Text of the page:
2008 Ford F250 - Project KR, Part III
The Ford gets an engine programmer, air filtration system, and exhaust
From the October, 2011 issue of 8-Lug
Author: Chuck Eickhoff
Photography: Chuck Eickhoff
The Edge Evolution, installation...
The Edge Evolution, installation pod, and data link cable are all you need to add up to 100 hp to your truck.
Last issue, Project KR got a lift kit and larger tires installed to give it the stance we wanted. With the new look, though, we lost 2 mpg in fuel economy due to increased airflow resistance caused by the lift and larger tires.
With our Ford F-250 diesel there are several ways to increase fuel economy. The question is: Which way best fits our requirements?
John Hamlin, owner of Diesel Performance Shops in Van Nuys, California, has a wealth of knowledge on the subject. For our application, he recommended the Edge Evolution programmer for its ease of installation, flexibility, and performance. This programmer offers four levels of tune above stock. Level 1 adds 25 hp and 55 lb-ft of torque. Level 2 adds 40 hp and 75 lb-ft of torque. Level 3 adds 60 hp and 130 lb-ft of torque. Level 4 adds 100 hp and 200 lb-ft of torque.
The Evolution also monitors (via the OBDII port) exhaust gas temperature (EGT) and 11 other vital engine functions, including the transmission fluid temperature. No drilling is required for sensors nor is any intrusion of the factory wiring necessary. In the digital display mode, there is a maximum of four functions shown at any one time, but you get to choose from 12 available options.
We began by removing the weatherstripping...
We began by removing the weatherstripping near the A-pillar on the left side of the dashboard. Next, we pulled off the access panel.
With the programmer chosen, we needed to address the intake and exhaust. AFE offers both air cleaner upgrades and DPF-back exhaust systems. For the intake, a reusable replacement filter is offered (part number 10-10107) that does not require any modification to the factory air cleaner housing. If a complete cold-air intake system is your desire, AFE has part number 54-11262, which replaces the factory airbox. With increased airflow from the intake side, we turned our attention to the exhaust system. Part number 49-43006 is a DPF-back system, manufactured in 409 stainless steel using tubes that are larger diameter than stock tubes and mandrel-bent. John recommends not increasing power beyond 100 hp and 200 lb-ft of torque with the truck in stock form. The Edge Evolution also has different levels of tunes, and all of them protect the truck—no matter how it’s being used. Economy (Level 1) is for daily driving and is tuned for optimum fuel economy. Towing (Level 2) is intended for heavy loads, like a boat or camper. This setting provides improved transmission shifting along with modified fuel timing and fuel injection strategies. The goal here is to improve fuel economy as well as provide added horsepower and torque. Race (Level 3) is what the name suggests and is not recommended for towing. The transmission strategy is modified by providing quicker, firmer shifts. Extreme (Level 4) should also not be used when towing. This is the highest performance setting on the Evolution, with the fuel injection and fuel timing strategies aggressively tuned to extract maximum performance without sacrificing driveability or durability. The transmission strategy is modified, providing quicker, firmer shifts.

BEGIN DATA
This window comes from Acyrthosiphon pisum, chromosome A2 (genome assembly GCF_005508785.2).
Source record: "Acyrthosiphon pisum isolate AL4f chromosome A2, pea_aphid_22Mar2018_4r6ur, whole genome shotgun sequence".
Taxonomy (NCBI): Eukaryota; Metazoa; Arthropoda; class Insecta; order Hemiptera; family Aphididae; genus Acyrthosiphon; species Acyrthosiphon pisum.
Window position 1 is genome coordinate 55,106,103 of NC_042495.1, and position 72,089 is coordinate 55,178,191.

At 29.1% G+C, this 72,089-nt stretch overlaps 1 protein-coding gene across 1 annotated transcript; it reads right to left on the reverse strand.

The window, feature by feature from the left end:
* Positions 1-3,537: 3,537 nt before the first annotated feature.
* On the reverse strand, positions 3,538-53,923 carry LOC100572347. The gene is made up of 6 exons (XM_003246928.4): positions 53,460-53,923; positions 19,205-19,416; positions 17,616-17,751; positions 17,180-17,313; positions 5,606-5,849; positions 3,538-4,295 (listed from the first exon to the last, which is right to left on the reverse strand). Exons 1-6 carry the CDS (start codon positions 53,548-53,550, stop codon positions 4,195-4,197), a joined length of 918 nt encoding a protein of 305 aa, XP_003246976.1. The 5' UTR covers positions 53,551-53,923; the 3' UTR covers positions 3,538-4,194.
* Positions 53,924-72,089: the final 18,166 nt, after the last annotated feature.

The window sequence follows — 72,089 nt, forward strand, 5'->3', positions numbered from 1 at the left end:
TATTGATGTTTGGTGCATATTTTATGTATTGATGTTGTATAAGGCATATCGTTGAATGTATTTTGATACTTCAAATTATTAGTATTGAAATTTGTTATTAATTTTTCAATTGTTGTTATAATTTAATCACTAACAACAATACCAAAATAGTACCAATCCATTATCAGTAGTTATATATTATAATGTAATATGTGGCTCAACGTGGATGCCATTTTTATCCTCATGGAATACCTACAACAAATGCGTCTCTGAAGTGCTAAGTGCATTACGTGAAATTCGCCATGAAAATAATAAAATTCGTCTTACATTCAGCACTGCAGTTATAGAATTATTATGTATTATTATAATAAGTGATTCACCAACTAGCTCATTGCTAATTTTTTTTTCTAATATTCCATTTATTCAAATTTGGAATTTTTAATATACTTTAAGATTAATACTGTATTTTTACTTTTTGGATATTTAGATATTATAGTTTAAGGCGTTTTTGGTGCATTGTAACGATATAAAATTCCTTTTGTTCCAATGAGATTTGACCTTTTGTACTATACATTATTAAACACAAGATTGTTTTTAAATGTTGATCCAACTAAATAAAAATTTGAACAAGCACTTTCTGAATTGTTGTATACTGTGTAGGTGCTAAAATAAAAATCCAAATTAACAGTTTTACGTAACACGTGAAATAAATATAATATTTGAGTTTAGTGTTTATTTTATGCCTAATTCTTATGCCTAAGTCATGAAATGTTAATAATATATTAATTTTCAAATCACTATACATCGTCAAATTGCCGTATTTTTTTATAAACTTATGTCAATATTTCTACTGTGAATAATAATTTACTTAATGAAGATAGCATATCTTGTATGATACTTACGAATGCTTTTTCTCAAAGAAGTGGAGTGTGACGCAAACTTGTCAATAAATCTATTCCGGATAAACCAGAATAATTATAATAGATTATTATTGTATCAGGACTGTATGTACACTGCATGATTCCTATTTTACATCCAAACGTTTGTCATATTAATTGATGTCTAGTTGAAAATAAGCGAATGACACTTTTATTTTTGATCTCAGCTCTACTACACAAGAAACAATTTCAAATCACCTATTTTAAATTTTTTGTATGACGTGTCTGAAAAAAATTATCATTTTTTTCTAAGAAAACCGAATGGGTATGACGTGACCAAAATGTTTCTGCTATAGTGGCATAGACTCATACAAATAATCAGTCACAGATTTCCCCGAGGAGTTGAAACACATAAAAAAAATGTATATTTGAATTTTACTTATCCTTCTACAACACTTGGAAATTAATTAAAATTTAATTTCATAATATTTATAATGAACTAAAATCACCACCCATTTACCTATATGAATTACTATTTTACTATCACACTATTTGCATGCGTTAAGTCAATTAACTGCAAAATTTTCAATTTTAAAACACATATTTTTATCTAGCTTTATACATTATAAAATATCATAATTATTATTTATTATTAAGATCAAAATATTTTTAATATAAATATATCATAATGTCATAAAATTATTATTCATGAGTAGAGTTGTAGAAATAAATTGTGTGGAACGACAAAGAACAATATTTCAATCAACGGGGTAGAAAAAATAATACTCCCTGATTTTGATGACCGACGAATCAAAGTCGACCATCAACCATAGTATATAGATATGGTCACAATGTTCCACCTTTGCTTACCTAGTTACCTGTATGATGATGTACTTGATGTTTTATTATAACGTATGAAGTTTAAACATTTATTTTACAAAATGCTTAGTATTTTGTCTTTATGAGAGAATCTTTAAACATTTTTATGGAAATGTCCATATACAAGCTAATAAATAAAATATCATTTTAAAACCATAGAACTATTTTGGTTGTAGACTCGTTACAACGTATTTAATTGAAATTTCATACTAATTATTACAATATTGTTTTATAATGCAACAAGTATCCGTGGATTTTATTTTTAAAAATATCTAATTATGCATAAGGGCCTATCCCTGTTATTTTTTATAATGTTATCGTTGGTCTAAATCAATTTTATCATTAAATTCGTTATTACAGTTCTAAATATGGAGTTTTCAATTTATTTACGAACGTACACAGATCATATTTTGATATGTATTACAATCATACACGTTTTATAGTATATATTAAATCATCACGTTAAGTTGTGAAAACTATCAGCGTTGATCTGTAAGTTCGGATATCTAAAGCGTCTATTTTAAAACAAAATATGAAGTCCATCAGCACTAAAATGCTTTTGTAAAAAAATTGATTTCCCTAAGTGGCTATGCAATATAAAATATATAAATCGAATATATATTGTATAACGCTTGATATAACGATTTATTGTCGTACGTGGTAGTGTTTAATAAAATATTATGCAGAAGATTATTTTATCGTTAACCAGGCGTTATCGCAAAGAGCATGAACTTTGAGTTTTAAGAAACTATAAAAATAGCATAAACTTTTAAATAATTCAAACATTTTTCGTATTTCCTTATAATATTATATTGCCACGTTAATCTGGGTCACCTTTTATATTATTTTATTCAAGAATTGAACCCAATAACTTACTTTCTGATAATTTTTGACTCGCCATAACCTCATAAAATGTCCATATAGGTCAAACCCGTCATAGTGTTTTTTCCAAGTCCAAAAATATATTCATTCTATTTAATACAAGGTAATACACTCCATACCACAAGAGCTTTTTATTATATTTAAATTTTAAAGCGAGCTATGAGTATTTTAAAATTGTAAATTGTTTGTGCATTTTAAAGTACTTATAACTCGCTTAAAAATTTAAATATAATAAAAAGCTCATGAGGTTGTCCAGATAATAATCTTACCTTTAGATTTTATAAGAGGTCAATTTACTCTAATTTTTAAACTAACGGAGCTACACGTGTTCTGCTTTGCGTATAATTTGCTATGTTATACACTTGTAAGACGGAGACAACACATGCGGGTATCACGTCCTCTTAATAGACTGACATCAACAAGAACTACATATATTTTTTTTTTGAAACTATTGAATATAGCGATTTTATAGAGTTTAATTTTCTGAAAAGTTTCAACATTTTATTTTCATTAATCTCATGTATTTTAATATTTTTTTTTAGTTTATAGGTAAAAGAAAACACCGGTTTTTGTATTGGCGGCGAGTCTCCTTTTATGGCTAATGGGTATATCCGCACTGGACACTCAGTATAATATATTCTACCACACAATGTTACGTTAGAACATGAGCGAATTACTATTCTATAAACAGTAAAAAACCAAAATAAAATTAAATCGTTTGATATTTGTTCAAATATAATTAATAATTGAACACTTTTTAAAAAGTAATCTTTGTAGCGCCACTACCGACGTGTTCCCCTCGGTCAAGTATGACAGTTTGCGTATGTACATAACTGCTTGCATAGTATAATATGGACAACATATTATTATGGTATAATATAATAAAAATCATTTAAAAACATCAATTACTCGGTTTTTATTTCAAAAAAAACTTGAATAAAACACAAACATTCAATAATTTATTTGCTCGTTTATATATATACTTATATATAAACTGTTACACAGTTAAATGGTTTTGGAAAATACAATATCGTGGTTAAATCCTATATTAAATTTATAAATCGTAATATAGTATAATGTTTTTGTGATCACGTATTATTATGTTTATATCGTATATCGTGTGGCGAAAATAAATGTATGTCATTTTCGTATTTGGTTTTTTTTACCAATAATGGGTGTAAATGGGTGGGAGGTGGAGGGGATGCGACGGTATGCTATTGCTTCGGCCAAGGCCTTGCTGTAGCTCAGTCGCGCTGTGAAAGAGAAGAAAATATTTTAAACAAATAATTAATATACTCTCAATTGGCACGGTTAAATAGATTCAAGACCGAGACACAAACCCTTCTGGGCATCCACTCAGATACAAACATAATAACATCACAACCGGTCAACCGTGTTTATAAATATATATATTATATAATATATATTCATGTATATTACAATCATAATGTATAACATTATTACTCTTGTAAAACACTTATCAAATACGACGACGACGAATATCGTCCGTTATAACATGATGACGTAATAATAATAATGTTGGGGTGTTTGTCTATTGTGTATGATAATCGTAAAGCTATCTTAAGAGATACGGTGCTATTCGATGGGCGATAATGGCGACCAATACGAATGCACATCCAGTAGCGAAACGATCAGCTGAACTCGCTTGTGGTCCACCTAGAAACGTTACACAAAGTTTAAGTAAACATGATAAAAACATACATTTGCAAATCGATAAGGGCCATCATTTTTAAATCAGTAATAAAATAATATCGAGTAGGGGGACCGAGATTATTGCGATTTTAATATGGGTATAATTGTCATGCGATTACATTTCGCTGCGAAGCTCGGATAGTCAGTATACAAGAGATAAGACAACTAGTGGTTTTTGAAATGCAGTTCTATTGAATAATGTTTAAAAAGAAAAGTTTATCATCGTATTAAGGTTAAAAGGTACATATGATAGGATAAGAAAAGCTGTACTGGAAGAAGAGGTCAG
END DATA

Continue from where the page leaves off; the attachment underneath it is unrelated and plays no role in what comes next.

With the data cable for the...
With the data cable for the OBDII in hand, we made sure the ignition key was in the OFF position and started to route the cable.
We fed the end that connects...
We fed the end that connects to the Evolution up behind the dash and out by the seal trim. We wanted to have the Evolution connection come out by the top of the dash by the A-pillar and allow approximately 4 to 6 inches of cable.
We wanted to check the cable...
We wanted to check the cable length for proper fit to the OBDII port, so John plugged it in to make sure he had the correct length during installation.
With the data cable end for...
With the data cable end for the programmer sticking out of the top of the dash, we reinstalled the access panel.